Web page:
• Just a few days ago, we learned in the press about one more outcome that occurred just after the 2018 car windshield incident. Text messages were sent by Agent Thomas DeStefano, who was at the scene, to police officer Thomas Mulvaney of the department. saying, "You missed out -- The Fuse was lit tonight." Mulvaney replied, "That's my favorite thing ever ... that's a 100% real cop right here. " Those text messages were sent in 2018 -- three years ago -- but that text conversation never went public. Jonsen said he hadn't known about "The Fuse" nickname for Benitez, which is surprising because Jonsen is in charge of those very police officers.
When I was editor of a newspaper, I knew about my staff, watched them to make sure they were working hard to report things accurately to the public. I think police performance is even more critical since police can arrest anyone anytime, and because police frequently, accidentally, carelessly, or deliberately (George Floyd) kill people.
• The city has had a contract with Michael Gennaco, head of the OIR Group, which serves as independent outside police auditors. Palo Alto had used the group for several years. I've read some of Gennaco's investigative reports and they were direct, honest, and in the process of auditing police work, he found out problems in the department the public was not aware of. Then a couple of limitations were put on Gennaco (i.e., all police-to-police issues go directly to the city's HR department). The public got angry; the council listened, and ended up expanding Gennaco's work.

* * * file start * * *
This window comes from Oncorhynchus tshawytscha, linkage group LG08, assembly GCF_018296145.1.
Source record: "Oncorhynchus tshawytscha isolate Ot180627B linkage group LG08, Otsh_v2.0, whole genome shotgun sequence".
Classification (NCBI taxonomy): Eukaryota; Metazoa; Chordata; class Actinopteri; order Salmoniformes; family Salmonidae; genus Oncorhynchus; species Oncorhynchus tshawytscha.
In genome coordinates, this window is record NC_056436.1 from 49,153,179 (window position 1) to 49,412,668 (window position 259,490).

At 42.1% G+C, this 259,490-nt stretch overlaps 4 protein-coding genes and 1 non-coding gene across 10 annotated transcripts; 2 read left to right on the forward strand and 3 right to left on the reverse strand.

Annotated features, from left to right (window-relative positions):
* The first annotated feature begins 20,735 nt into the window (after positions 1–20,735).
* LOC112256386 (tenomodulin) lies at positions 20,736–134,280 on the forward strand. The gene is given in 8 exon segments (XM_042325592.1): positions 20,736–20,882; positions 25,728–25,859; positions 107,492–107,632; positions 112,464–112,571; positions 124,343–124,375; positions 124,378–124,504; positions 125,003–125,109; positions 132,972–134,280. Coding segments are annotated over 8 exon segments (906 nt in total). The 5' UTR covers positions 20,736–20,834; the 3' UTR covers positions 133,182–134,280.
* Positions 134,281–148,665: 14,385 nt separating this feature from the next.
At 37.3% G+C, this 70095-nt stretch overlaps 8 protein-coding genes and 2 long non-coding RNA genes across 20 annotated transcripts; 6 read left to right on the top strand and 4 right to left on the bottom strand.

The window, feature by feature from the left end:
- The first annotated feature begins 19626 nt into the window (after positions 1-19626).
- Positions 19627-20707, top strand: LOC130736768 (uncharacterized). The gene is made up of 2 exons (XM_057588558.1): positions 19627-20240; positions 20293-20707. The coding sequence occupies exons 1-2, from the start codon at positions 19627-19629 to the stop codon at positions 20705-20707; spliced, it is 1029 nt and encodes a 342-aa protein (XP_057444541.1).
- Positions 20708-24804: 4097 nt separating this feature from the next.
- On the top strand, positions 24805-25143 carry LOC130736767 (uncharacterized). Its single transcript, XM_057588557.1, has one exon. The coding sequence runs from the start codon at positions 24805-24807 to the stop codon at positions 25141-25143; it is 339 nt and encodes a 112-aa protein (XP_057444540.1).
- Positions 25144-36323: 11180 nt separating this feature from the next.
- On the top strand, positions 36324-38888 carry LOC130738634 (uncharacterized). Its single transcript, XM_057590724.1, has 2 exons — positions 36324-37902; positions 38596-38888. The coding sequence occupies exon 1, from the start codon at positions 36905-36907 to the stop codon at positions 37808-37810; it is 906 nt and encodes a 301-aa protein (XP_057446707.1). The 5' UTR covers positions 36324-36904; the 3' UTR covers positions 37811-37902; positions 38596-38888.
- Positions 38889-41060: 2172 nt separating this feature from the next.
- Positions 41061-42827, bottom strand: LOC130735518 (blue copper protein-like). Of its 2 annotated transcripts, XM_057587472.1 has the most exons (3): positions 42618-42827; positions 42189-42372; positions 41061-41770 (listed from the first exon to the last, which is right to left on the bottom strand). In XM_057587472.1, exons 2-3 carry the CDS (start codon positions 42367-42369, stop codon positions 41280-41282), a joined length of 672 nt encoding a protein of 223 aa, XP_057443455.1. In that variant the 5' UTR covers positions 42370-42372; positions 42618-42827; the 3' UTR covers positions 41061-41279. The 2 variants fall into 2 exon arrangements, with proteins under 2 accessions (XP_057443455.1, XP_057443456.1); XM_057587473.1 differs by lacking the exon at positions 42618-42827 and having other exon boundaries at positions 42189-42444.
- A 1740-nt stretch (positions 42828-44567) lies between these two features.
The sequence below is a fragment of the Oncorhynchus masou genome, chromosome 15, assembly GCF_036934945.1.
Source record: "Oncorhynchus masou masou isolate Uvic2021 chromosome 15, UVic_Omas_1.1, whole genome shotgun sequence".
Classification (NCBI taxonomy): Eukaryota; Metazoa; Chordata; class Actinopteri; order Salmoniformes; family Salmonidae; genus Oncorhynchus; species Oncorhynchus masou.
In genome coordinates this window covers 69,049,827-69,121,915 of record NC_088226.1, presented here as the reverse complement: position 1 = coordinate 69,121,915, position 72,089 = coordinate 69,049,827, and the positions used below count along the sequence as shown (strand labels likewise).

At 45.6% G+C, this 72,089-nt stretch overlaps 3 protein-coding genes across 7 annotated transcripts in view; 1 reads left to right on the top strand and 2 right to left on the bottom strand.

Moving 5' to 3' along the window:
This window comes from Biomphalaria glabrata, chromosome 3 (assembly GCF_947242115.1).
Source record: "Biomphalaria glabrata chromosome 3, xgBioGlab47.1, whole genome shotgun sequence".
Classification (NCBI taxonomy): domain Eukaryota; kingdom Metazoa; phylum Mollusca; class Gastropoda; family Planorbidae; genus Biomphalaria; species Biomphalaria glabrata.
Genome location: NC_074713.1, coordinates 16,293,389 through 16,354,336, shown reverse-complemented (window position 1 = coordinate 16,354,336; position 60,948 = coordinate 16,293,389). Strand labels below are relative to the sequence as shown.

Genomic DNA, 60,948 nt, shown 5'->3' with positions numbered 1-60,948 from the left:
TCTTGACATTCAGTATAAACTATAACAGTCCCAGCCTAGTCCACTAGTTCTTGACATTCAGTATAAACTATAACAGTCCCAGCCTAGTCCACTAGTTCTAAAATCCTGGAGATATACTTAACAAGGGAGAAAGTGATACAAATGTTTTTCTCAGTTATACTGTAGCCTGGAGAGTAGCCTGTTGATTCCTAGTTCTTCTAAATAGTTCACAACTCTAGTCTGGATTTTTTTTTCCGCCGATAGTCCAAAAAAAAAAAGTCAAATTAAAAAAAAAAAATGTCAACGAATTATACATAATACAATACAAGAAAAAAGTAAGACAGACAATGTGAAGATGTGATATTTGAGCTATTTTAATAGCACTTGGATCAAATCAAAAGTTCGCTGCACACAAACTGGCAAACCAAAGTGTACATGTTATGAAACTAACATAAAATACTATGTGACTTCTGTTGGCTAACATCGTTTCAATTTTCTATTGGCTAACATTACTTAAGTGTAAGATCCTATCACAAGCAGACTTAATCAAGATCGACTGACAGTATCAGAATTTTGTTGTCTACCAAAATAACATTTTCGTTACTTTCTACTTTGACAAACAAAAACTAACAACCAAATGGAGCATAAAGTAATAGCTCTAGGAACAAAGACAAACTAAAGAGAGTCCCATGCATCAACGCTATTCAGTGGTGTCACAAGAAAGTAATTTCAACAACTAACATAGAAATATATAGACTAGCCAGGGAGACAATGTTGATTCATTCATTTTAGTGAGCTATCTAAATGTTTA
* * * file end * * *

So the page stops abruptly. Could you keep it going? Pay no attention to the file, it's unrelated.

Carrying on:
• However, in delving into the issue, Gennaco said he still, in late December, has not received from Jonsen all the documents he needs from the 2018 incident. So, the Benitez case will not be included in his next report. How long does it take to get information on a police assault issue?
My conclusions? There a several problems in the Palo Alto Police Department the last couple of years, particularly lack of transparency. The department has closed off ways to get information to the public. I've read in the Mercury that police departments in the state are known for their reluctance to release information about police activities, but that doesn't make the opaqueness right. We, the public, have a right to know.
This is an important issue facing Palo Alto. How can we trust the chief to tell us what is happening in our town when there is a deliberate blind being pulled down seemingly to cover up police problems?
I wonder if department officials, including the chief, want to keep things quiet so it looks to the public that we have great police officers? Or, is there less transparency because the police simply want to protect each other?
I think the council needs to carefully monitor what the department is withholding, and make policy changes as needed. I know Gennaco can be a big help to the council--and I hope his work continues to expand. Gennaco is paid $91,700 a year (for an estimated 24 investigations this coming year).
Most of this information came from the Palo Alto Daily Post and the Palo Alto Weekly, and conversations with a DA official and with Michael Gennaco, an independent police auditor and head of the OIR Group, as well as my tracking of police incidents the past couple of years.